I decided to just keep running and bring it back down if I could.  I would not consciously pull back but if I slowed I would be OK.  I was hanging with the woman on what is a flat part of the course.  As we neared the Mile 2 marker and what is a turn back toward the start I heard one of the race officials tell the woman next to me that she was the second overall female.  Then the thought kicked in that I will run with her for as long as I could as I assumed that she would be very fast and would pull me in. In between Mile 2 and Mile 3 you are on a trail that borders the runners heading toward Mile 2.  I looked for Karen feverishly but never saw her and kept right on chugging along staying with Miss Female #2.  Mile 2 to 3 has an uphill climb that I remembered from last year taking me some time to climb but this year I focused on form and made sure to keep my chin up, elbows back and relaxed shoulders and hands.  I climbed that hill and passed two runners along the way.  Once you get over the hill you immediately go down hill and when I hit the Mile 3 marker I saw my split as 7:30.  I added that to the 7:12 for Mile 2 and the 6:53 for Mile 1 and realized I was at a 7:12/mi pace and told myself to forget the negative split and just hang on for dear life as best I can. Mile 4 heads into another covered area and flattens out but only after you have a small climb.  I suddenly felt my breathing begin to labor and a slight burn in my left quad.  A burn not of injury but of 'you are running very fast.'  When I got to Mile 4 and my watch went off I saw the split of 7:24 and a total time of 28+ minutes.  I did some math and figured that at Mile 8 I should be at 56 minutes and that would leave me with 13 minutes to run 1.3 miles and I would beat the 1:09:26 from 2011. Mile 4 to Mile 5 you run toward the lake and all of a sudden there is wind that is holding you up.  You run a loop and head back up from where you came and then make a left turn down another hill.  When I got to Mile 5 I smiled knowing that I was more than halfway done and I just needed to keep pushing and pushing to get the next 4.3 miles done.  The split at Mile 5 showed 7:26/mile. Mile 5 to Mile 6 and I heard that heavy breathing again.  Miss Overall #2 was right behind me and all the sudden passed me.  I fell in behind her and let her pull me along.  If I could stay one step off her I would be conserving energy and moving pretty quickly and ensuring that I would beat my pace from last year.  We kept going and her breathing got more rapid and I thought that she is going to slow down and not make it the rest of the way.  My plan was that when I hit MIle 6 I would pick it up for the final 3.3 miles and pass her.  At Mile 6 my watch showed 7:32/mi and 44 minutes.  I knew that if I could run a 23 minute 5k that I would get to the finish line at 1:07, but of course forgot that a 5k is 3.1 miles and not 3.3 miles. On the way to Mile 7 you run along the lake and the picture is gorgeous but it started to feel like it was taking forever.  I wanted so bad to see Mile 7 and make the turn back toward the finish line.  I started to really struggle as the stretch is a series of up and down climbs that are never really steep but also never stop.  It was last year at Mile 7 that I was passed by a guy in a yellow Marine Corps shirt and I vowed not to have this happen to me again.  When I hit the Mile 7 marker there was a guy in front of me but no guys behind me.  Mile 7 and the watch beeped and showed 7:52.  Of course it felt like forever because it was compared to the previous 6 miles. [caption id="attachment_4992" align="alignright" width="225" caption="The Bahas Flashing Their Bling"]bold_in_the_cold_15k_grapevine_texas_race[/caption] I made up my mind to run faster and so I did.  I had the benefit of a long downhill section at this point and I allowed my legs to turnover and once I hit the flat I saw the runners coming at me and I wanted to make sure to look strong and fast.  I did not want to hit that flat section and slow down but instead keep that momentum.  At mile 7.5 you make a left turn through a gravel parking lot and the volunteer is yelling to run toward the path.  As I'm doing that I don't see an opening and he yells 'to the left, to the left' and I have to make a quick turn left and get through the opening and then a quick right.  You are going slightly downhill just before you turn right and I had to grab a street sign pole to help me make that turn otherwise I would have taken out a group of runners heading toward the Mile 7 marker.  When I hit the Mile 8 marker and knew I only had 1.3 miles to go my watch showed 7:39 and a smile came across my face because I knew I was going faster.  Mile 8 also showed 59:31 and I had approximately 10 minutes to run those 1.3 miles and figured with a 7:30 mile that would give me 3 minutes to run the last 0.3 which I thought was plenty. As you emerge from the covered trail you are supposed to turn left or at least that is what I remember from last year, but I suddenly saw runners running left.  My mind immediately said to me 'where are they going and where does this trail end?'  I was ready to step it up and get moving but those runners through me off.  As I neared the turning point the volunteers pointed us to the left and I realized that those runners were just out for their Saturday morning run.  Last year at this point I saw a neighbor who is a tremendous runner and I used her as my carrot to get to the finish line.  This year I had nothing but the guy running the half-marathon next to me.  I was determined to keep pace with him. Mile 8 to Mile 9 is a steep climb followed by a long drawn out down hill and ends in one of the steepest climbs on the entire course.  When I got to the steep portion of the course I kept my cadence high and pushed through it to the Mile 9 marker and saw a split of 7:40 and a time of 1:07.  Uh-oh......I better step on it for the last 0.3 miles if I want to be anywhere near that 1:09.  I pushed the legs and immediately felt my mind separate from my body and just ignore all the lactic acid.  I truly had no thoughts going on in my head regarding the burn in my legs or lungs, and in writing this post I realize now that I did not hear my breathing either but did hear Miss Female Overall #2 breathing and I vowed to not allow her to beat me no matter what. I came around the corner and looked for the finishers clock but couldn't find it for a few seconds.  I kept looking and finally saw it and saw a 1:08 and change but could not make out the final seconds.  I knew it was going to be close but I just said 'screw it' and ran as hard as I could.  When I crossed the finish line I pressed the stop button on my watch and doubled over and knew that I had just run as hard as I could but did not execute the race I wanted. I am not very happy with the poor execution.  This entire Winter/Spring training is all about Ironman Texas and learning to keep a pace and not go out to hard.  It is about executing a plan and sticking to it.  It is about pacing myself and making sure to eat/drink every 15 minutes.  On this day I failed to execute the plan and I am not happy about that.  Part of me is telling myself that I did adjust on the fly and that is important as well because Ironman will not go exactly as planned. Splits 2011 versus 2012:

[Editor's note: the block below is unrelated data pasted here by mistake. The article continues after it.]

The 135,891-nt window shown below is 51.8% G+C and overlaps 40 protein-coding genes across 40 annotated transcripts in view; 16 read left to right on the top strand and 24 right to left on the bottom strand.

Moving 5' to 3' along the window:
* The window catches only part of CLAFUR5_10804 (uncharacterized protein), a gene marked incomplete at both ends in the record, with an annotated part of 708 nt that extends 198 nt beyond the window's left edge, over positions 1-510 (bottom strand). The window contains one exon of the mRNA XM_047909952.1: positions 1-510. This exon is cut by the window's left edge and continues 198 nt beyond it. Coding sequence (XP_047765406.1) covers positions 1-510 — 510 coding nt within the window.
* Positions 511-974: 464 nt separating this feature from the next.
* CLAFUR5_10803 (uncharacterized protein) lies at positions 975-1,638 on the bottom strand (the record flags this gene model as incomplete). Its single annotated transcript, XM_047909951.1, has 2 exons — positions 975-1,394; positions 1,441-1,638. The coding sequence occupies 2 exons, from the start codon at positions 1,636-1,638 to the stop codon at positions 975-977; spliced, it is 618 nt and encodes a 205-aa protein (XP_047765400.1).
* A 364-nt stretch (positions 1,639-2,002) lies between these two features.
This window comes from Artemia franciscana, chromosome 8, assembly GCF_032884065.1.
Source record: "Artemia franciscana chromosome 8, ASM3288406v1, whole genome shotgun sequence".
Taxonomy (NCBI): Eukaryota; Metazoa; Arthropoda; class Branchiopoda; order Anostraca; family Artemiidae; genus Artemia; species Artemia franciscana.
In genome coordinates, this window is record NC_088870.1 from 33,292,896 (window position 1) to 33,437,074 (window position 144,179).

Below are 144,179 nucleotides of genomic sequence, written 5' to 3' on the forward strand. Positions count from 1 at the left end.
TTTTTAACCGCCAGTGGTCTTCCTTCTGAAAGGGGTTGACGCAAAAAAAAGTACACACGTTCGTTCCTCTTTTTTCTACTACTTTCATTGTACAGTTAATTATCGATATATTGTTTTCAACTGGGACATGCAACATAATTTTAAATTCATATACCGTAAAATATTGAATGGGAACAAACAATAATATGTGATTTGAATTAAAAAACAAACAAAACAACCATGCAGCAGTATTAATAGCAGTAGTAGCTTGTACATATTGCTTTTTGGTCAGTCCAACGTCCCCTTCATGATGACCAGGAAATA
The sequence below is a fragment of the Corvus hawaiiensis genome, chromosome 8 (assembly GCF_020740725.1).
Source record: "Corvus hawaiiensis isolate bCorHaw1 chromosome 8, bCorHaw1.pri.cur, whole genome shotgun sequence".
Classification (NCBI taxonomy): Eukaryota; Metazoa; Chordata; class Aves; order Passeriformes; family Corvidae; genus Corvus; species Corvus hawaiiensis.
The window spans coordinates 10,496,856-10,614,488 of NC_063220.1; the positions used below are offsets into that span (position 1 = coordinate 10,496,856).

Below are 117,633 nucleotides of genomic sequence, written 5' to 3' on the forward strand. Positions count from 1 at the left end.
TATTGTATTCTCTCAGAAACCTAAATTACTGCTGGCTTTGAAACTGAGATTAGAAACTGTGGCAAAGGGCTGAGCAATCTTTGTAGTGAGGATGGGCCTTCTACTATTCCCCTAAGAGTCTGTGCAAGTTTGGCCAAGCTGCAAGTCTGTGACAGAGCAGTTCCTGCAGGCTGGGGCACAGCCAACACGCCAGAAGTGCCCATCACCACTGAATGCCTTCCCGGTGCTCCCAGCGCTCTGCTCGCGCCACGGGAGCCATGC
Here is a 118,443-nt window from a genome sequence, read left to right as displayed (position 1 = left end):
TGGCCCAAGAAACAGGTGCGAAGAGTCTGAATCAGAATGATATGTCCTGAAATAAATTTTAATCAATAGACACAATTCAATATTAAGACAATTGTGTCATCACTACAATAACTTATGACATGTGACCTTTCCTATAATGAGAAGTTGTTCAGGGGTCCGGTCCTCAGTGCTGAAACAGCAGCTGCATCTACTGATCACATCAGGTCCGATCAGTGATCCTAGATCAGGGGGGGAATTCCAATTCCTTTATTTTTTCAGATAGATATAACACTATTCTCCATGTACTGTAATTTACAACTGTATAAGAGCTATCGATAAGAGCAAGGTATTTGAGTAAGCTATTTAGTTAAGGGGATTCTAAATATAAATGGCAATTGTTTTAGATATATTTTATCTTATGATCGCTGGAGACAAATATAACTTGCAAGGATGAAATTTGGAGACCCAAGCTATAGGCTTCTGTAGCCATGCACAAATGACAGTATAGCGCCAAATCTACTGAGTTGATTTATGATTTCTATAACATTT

2012 2011 Difference